Centuries of wave action, freezing, and thawing have sculpted shorelines throughout Apostle Islands National Lakeshore. Some of the Great Lakes' most spectacular scenery occurs where these forces interact with sandstone of the Devils Island Formation to create extensive sea caves. Nature has carved delicate arches, vaulted chambers, and honeycombed passageways into cliffs on the north shore of Devils Island, Swallow Point on Sand Island, and along the mainland near the Lakeshore's western boundary. People come to Apostle Islands National Lakeshore in summer and winter to visit the sea caves and witness Lake Superior's ever-changing handiwork.
Ancient Sands, Devils, Apostles, and Sea Caves
The story of the Apostle Islands Sea Caves is an ancient one. After the volcanism and subsidence of the failed Keweenaw Rift, high-energy, braided streams carried sand and gravel from granitic highlands in what is now southern Minnesota to the basin where the Apostle Islands eventually formed. Sediments filled the basin for hundreds of millions of years, long before fossils, and are described as three formations making the Bayfield Group. The Devils Formation, named after the island, is about 300' thick and accumulated in wide-spread sand flats covered with shallow ponds, some only a few inches deep, connected by shallow channels. Sand deposited in this environment was thinly-bedded, fine-grained, contains ripple marks, and is situated between the Orienta and overlaying Chequamegon Formations.
By February, an ice bridge might connect Sand Island to the mainland. The lake surface is usually a frozen white expanse. Lakeshore cliffs form a crimson red border to this arctic landscape. Pillars of ice extend to the cliff tops where waterfalls have hardened in place. Frozen lakewater encrusts the base of the cliffs. Inside the caves awaits a fairyland of needlelike icicles. The formations change from chamber to chamber and from day to day. In the right conditions, visitors can explore these ice caves.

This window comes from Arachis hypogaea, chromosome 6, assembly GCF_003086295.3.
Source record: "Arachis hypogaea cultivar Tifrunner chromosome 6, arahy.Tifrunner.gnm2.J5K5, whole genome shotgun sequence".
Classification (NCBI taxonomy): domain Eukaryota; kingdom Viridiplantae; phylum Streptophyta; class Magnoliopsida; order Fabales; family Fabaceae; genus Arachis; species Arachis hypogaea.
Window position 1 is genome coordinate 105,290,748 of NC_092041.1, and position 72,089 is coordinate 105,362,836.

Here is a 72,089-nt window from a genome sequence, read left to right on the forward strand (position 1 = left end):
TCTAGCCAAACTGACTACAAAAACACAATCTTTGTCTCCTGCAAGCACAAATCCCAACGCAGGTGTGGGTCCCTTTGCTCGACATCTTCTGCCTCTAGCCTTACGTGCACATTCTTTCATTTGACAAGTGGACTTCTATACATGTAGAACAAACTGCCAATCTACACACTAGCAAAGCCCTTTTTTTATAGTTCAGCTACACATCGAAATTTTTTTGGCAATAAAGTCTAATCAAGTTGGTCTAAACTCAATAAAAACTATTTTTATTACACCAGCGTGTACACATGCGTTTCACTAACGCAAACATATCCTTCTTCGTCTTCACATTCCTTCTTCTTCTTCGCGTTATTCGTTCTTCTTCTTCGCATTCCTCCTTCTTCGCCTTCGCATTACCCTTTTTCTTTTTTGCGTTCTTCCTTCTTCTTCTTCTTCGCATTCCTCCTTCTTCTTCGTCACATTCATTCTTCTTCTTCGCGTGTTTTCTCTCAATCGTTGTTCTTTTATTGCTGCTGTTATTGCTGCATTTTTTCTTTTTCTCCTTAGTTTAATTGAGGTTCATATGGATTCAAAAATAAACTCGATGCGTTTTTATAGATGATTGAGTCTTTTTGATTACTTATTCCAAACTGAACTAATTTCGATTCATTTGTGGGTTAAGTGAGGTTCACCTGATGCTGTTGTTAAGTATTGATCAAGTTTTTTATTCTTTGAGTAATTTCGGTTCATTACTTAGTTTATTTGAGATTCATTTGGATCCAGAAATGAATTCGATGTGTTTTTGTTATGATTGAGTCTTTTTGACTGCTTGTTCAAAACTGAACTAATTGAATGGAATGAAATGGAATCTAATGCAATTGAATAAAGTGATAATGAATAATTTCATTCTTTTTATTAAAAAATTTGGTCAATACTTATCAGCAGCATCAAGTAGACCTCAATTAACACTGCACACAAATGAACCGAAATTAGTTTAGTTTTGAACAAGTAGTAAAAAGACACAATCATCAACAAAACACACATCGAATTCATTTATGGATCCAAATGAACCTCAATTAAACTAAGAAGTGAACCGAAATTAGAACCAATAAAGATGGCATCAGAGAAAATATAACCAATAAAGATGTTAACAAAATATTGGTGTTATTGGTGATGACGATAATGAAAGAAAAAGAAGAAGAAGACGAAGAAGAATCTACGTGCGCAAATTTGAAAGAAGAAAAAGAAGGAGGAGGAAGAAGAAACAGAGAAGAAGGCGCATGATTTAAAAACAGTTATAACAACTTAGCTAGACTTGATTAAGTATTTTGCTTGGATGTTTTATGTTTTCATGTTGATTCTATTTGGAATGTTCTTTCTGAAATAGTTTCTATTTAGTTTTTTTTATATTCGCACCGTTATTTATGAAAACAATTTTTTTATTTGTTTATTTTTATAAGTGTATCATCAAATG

The sea caves are best seen by boat. Apostle Islands Cruise Service provides a variety of boat tours throughout the summer, which can include the Devils Island or mainland sea caves. Kayak outfitters in Bayfield guide day trips to the mainland caves and Sand Island throughout the summer. Kayakers with their own boats wishing to visit the mainland caves will find a good launch point at the end of Meyers Road. This is located about 18 miles west of Bayfield off Highway 13. Boaters wishing to visit the Sand Island caves will find a boat launch at Little Sand Bay, 13 miles north of Bayfield.
Access to the mainland ice caves is from Meyers Beach. Every winter, the frozen surface of Lake Superior from Saxine Creek to Lunch Beach is closed to the public unless the Superintendent has declared the ice caves open. Please check the current conditions or the park's Facebook page for status of the ice caves before visiting.
A Safe Visit
Visitors to the caves face a number of potential hazards. Boaters should avoid sea caves when conditions are rough. Get the marine weather forecast before leaving on your trip. Personal flotation devices (PFDs) should be worn. Kayakers should not visit the caves alone. When walking along cliff tops remember that this is an eroding shoreline, and stay back from the edge.
Winter visitors need to be especially careful:
If planning a winter trip to the caves, call the automated Apostle Islands Ice Line at (715)779-3398, extension 3, for current ice conditions at the mainland caves, or check the current conditions or the park's Facebook page for status of the ice caves before visiting.
The Changing Face of Cliffs
Last updated: April 12, 2022